In this photo taken Thursday, May 7, 2020 brewery daughter Iris Detter pours a beer outside her 120 year old family brewery and traditional Bavarian restaurant in Altoetting, Germany. The 'Graminger Weissbraeu' brewery, which has been in the same family for a century, is preparing to welcome guests back to its restaurant for the first time in two months — with new rules and fears for the future. less
The Graminger Weissbraeu brewery, which has been in the same family for a century, is preparing to welcome guests back to its restaurant for the first time in two months — with new rules and fears for the future.
Bavaria, one of the last German states to start reopening the hospitality sector as the country gradually eases its coronavirus restrictions, is letting restaurants serve guests outside starting Monday and inside a week later.
Birgit Detter is one of three sisters who run the business just outside Altoetting, a popular tourist and Catholic pilgrimage site east of Munich, together with their parents.
During the coronavirus lockdown, the Weisses Braeuhaus restaurant started offering takeout food and the brewery was able to sell some beer to shops, but “overall it's nowhere near enough,” Detter says. The brewery produces 200,000 liters (52,800 gallons) of beer per year, but is suffering from the restaurant closure and the cancellation of a local festival in June.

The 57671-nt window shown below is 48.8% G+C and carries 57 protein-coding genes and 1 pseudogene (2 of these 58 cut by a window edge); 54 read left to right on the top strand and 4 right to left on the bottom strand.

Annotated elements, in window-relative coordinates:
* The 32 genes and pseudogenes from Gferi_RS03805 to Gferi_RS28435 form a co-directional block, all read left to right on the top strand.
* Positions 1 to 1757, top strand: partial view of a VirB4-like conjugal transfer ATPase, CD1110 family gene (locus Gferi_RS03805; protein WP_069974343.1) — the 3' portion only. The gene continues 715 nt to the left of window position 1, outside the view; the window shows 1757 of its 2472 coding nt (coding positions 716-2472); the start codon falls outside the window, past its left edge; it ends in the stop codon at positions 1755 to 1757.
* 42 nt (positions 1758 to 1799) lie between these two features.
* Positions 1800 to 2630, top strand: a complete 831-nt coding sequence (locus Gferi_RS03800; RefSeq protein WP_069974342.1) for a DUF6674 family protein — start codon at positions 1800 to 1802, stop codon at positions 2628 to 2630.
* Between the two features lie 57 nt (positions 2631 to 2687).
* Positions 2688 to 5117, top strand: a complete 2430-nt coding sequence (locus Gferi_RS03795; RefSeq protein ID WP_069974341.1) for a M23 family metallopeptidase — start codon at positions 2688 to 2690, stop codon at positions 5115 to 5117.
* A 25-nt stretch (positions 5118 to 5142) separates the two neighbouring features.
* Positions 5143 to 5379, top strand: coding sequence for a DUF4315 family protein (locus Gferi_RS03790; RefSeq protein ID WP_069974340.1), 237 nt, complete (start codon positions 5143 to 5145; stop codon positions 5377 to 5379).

It’s a relief to reopen the beer garden and then the restaurant for guests, but the new social distancing conditions are “very difficult,” she says.
“I am afraid that in the long term it won't work, because the revenue just isn't there — I think the guests will come, but significantly fewer than before,” she said.
Among the conditions imposed by state authorities, tables have to be 1.5 meters (5 feet) apart — reducing the number of guests — and servers have to wear face masks, a difficult requirement for hours on end in warm weather.
“The danger will be that we have significantly less revenue but need more employees to fulfil all the conditions, and of course it would be difficult then to keep it up for long,” Detter says.